On her second trip to Brazil, Rachel taught therapists how to adapt toys with a micro-switch, Urish said. “These therapists are so creative – and they make the most amazing things out of nothing. I have a therapist who needed a positioning device for working with children and adults. She took an old pair of blue jeans, sewed the top shut and stuffed it with rags to make a positioning device.”
Nam Nguyen participated in the 2010 study abroad to Brazil and was amazed at the creativity of the occupational therapists there. “I remember visiting one clinic where the therapist used part of an empty pop bottle and attached it to a patient that lost both arms due to a burn.  The pop bottle simulated an arm for the patient to use.  In the United States, we would most likely provide prosthesis for the patient where (in this part of) Brazil, the technology was not available. We also visited a mental health clinic where they used old magazine pages to create a placemat.  It was amazing to see how the occupational therapists stretch their resources as much as possible.”
When she returned home, Nam said she wanted to continue to give back to those who need resources. “With the help of my family, we collect items to give to the occupational therapists in Brazil to use for treatments such as toys, books, nail polish, art supplies, crafts, etc.
“The gift of giving reflects strongly the St. Ambrose University mission statement in that we enrich the lives of others.  Not only does our service in Brazil affect our lives, but it means the world to others who receive it.  The best feeling in the world is providing the gift of giving and knowing the impact that affects others,” Nam said.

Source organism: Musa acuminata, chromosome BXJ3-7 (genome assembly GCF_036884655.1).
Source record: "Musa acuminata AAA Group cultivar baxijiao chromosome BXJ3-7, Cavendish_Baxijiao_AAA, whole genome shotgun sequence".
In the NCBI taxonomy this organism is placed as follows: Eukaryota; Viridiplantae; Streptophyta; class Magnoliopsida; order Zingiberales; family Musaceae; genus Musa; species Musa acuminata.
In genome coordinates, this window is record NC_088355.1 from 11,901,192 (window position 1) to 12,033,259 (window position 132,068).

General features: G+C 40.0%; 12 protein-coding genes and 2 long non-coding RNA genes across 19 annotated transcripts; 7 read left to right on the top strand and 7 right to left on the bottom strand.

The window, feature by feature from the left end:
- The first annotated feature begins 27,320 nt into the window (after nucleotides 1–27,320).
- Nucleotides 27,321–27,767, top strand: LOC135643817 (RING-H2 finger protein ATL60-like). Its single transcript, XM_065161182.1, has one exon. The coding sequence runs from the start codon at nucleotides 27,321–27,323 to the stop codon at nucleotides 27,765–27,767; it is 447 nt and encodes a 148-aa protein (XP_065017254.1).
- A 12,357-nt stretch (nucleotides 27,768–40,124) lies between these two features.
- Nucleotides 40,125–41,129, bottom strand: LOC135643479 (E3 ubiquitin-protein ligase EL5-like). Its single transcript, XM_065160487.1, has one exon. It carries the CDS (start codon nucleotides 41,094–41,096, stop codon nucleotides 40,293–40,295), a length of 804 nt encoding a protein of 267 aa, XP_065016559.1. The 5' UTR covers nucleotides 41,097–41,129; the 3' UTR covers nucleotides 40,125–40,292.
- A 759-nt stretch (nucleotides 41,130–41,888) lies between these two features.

“I can tell you that a project of this nature has an incalculable importance, because people get involved for a common interest: improving people’s lives. It can happen through the exchange of knowledge, or through solutions to change the life of a particular patient, or just for the fact of friendship that is born among human beings,” said Patrícia Argôlo Rosa, a UESC professor who coordinates the study abroad program with Urish.

Supplies needed for Brazil occupational therapy trip

Professor Christine Urish of St. Ambrose University’s Master of Occupational Therapy Department said she and her students would appreciate donations of the following items to deliver to Brazilian therapists and clients. Items are delivered during study abroad trips to Brazil. The next one is in June.
1. Crayons, scissors, pens, pencils
2. Nail polish – all colors – even some that maybe were used only once
3. Games with no complex rules – checkers, chess, Chutes & Ladders, Candyland, Twister, mancala, Connect 4, decks of cards
4. Theraband
5. Reachers, dressing sticks, long-handled shoe horns, long-handled sponges
6. Other therapy supplies, which Urish would be willing to discuss with anyone making a donation. Cash donations also are welcome to purchase materials in Brazil. Contact Urishchristinek@sau.edu or 563-333-6281.